MLB great Gary Sheffield may one day get into the Baseball Hall of Fame, but he again fell short in the voting last week.

After his latest miss, he had a message for HOF voters, calling the voting process a “flawed system,” during an appearance this week on Audacy’s The Bret Boone Podcast.

Sheffield was selected on 63.9% of the Hall of Fame ballots this year, below the 75% benchmark for induction. It was his 10th and final year on the ballot, leaving his future prospects in the hands of the Veterans Committee.

“I was beyond surprised. I was real hopeful this year,” Sheffield said on the podcast.

Sheffield isn’t the only one surprised he’s still on the outside looking in at Cooperstown. In a 22-year career, he made nine All-Star appearances, hit 509 home runs and finished with a .907 OPS.

But like a number of other stars from baseball’s infamous “steroid era,” his reputation has been tarnished with some voters. Sheffield feels it was unfair the way his name got linked to a U.S. Senate investigation into the steroid scandal. Sheffield has said no one from that investigation ever spoke to him, yet his name still appeared in the report.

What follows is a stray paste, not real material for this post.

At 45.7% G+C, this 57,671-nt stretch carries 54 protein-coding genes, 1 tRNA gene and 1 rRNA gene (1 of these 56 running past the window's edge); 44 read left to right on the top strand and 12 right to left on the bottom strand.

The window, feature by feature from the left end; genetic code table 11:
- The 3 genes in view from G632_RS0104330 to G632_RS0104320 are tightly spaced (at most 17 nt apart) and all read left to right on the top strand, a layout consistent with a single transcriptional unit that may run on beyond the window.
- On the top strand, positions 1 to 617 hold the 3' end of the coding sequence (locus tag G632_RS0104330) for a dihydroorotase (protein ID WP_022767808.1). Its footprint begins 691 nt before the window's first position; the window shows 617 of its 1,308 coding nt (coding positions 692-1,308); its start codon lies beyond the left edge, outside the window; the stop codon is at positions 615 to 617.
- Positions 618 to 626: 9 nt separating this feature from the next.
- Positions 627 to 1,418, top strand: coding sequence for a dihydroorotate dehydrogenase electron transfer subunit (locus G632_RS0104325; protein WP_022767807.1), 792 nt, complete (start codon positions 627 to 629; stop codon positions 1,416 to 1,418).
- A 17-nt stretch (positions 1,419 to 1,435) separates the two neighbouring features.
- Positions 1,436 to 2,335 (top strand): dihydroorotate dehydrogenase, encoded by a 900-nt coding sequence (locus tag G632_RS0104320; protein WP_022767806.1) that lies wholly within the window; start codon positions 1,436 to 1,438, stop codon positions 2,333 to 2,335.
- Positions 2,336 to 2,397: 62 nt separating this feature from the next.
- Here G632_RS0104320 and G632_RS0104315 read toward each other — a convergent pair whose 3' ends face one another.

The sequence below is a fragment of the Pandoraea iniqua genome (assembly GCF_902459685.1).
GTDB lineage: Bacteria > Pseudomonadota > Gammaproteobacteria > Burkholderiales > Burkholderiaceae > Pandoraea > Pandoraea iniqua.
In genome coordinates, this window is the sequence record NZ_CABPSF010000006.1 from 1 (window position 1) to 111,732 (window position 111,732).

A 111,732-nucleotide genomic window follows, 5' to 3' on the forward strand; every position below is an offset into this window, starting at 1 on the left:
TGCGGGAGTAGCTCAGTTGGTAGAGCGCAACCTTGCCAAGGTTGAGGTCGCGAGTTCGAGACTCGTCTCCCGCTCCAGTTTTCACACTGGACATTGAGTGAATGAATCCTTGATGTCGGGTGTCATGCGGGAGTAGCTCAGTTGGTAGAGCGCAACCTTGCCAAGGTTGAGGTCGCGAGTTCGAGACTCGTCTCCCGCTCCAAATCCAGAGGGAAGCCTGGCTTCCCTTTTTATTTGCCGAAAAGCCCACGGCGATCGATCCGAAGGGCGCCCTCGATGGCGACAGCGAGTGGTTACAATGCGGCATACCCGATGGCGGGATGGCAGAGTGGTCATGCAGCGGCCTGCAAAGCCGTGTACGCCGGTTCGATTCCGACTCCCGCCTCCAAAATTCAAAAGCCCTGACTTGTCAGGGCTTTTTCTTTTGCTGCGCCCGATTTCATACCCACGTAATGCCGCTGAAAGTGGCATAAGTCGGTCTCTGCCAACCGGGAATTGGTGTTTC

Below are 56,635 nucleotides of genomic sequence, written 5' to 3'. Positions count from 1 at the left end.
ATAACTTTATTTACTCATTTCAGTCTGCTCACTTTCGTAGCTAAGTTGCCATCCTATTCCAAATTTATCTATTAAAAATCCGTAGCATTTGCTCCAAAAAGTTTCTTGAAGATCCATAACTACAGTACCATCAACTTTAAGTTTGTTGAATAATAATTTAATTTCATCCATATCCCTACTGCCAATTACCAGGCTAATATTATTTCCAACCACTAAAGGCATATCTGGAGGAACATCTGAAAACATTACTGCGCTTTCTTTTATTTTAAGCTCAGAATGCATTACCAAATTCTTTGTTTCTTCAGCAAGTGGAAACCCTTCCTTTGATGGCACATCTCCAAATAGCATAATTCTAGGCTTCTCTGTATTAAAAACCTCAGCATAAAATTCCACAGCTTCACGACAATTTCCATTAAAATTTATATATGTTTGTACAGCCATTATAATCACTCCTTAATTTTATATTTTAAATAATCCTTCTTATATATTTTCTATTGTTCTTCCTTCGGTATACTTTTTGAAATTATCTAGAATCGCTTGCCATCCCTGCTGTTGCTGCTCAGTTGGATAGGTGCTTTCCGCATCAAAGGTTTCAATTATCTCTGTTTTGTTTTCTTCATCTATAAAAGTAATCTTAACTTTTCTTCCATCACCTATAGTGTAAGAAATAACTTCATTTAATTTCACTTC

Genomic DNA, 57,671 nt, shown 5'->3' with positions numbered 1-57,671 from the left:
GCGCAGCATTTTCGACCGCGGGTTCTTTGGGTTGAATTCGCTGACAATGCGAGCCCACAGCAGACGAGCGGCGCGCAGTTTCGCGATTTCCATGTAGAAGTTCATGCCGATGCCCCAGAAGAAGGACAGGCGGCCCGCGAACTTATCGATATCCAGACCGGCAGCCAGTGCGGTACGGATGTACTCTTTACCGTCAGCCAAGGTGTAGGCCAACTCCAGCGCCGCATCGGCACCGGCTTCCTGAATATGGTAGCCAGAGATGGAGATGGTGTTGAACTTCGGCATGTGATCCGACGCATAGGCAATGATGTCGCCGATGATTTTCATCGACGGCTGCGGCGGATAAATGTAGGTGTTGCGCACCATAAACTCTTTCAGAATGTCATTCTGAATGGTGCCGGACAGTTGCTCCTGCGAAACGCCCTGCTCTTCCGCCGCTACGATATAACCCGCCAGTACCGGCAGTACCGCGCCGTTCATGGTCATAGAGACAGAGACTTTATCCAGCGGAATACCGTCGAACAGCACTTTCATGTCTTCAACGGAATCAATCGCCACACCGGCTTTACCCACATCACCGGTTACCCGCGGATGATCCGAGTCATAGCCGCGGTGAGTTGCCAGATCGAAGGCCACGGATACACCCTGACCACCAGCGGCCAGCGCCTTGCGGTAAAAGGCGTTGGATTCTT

The former star called out the voting process.

“It’s a flawed system based on guys not watching you on a day-to-day basis. Because if they did there’s no way they could look at you with a straight face and say this guy’s better than this guy and his numbers mean more than his numbers,” he said. “Just from that standpoint alone, it’s biased and a lot of it is politics and a lot of other things when you look at it.

“For me, there’s no one way that is going to fix this problem but I can tell you that reporters are human beings, and the fact that they can tell you that they’re not biased, I don’t believe that, whoever believes that is believing a fool because I just know for a fact that they are biased and they do what they want to do and how they want to do it.”

Sheffield gave a shout out to USA Today MLB insider Bob Nightengale for helping make the slugger’s HOF case to other voters. Nightengale wrote a recent commentary on the issue, entitled “Gary Sheffield deserves to be in baseball’s Hall of Fame.”

“He was trying to share my story to each and every reporter to vindicate me but it just didn’t translate,” Sheffield said.

Now, Sheffield’s fate rests with the Veterans Committee.

“The fact is that those guys are there for a reason and they wouldn’t have a committee if they were doing it right every time,” Sheffield said. “So these guys are there to make a wrong a right.

“I just want this for my fans. I have a lot of fans. I get people writing me to this day and I respond back to it, each and every one of them, and I tell them just hold on, we’re going to get there, and when we do I’ll acknowledge them.”


About Arthur Weinstein

Arthur spends his free time traveling around the U.S. to sporting events, state and national parks, and in search of great restaurants off the beaten path.